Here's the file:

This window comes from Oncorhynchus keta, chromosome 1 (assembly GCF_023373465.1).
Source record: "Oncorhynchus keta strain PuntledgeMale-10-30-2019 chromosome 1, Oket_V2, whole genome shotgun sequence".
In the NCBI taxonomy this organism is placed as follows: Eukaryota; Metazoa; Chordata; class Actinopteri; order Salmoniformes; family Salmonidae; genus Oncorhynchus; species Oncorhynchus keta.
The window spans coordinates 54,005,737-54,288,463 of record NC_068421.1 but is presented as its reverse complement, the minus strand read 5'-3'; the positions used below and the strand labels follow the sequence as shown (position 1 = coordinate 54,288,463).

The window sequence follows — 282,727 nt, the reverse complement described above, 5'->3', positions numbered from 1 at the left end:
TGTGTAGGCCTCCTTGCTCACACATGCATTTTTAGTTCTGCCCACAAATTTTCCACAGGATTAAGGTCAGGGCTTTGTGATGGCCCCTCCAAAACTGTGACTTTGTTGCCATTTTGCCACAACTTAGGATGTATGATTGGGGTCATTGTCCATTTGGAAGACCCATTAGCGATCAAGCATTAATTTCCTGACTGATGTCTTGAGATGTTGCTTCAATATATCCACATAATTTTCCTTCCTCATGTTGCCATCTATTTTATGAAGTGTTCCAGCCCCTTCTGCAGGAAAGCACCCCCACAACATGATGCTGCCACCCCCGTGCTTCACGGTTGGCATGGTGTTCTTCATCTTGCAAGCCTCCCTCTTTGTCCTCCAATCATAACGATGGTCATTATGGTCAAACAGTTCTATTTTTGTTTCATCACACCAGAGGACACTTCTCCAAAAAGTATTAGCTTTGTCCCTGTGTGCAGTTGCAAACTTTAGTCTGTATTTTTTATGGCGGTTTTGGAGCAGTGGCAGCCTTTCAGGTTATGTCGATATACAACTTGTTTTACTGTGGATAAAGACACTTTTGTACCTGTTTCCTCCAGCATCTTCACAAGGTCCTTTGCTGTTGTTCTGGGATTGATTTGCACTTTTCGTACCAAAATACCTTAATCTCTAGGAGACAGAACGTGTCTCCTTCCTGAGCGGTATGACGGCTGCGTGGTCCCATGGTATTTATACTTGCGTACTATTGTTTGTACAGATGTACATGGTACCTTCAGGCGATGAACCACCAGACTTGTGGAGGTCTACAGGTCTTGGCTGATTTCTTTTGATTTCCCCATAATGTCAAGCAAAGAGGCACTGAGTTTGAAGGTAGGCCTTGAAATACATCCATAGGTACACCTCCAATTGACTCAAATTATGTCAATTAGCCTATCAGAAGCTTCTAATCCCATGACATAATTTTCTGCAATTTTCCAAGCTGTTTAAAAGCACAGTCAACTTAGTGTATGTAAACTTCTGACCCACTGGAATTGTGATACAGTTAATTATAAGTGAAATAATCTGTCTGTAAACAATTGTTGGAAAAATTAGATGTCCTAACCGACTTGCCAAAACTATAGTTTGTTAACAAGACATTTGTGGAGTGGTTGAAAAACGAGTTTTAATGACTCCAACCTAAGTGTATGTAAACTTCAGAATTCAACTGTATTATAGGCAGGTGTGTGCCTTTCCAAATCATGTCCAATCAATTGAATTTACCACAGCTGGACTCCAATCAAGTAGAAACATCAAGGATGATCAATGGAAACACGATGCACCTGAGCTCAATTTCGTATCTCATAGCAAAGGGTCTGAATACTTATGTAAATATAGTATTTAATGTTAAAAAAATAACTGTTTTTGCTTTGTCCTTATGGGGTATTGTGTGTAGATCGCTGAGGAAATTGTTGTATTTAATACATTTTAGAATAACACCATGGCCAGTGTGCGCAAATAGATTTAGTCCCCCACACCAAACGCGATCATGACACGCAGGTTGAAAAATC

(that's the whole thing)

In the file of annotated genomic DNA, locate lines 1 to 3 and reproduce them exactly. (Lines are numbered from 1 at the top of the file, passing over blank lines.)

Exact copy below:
This window comes from Oncorhynchus keta, chromosome 1 (assembly GCF_023373465.1).
Source record: "Oncorhynchus keta strain PuntledgeMale-10-30-2019 chromosome 1, Oket_V2, whole genome shotgun sequence".
In the NCBI taxonomy this organism is placed as follows: Eukaryota; Metazoa; Chordata; class Actinopteri; order Salmoniformes; family Salmonidae; genus Oncorhynchus; species Oncorhynchus keta.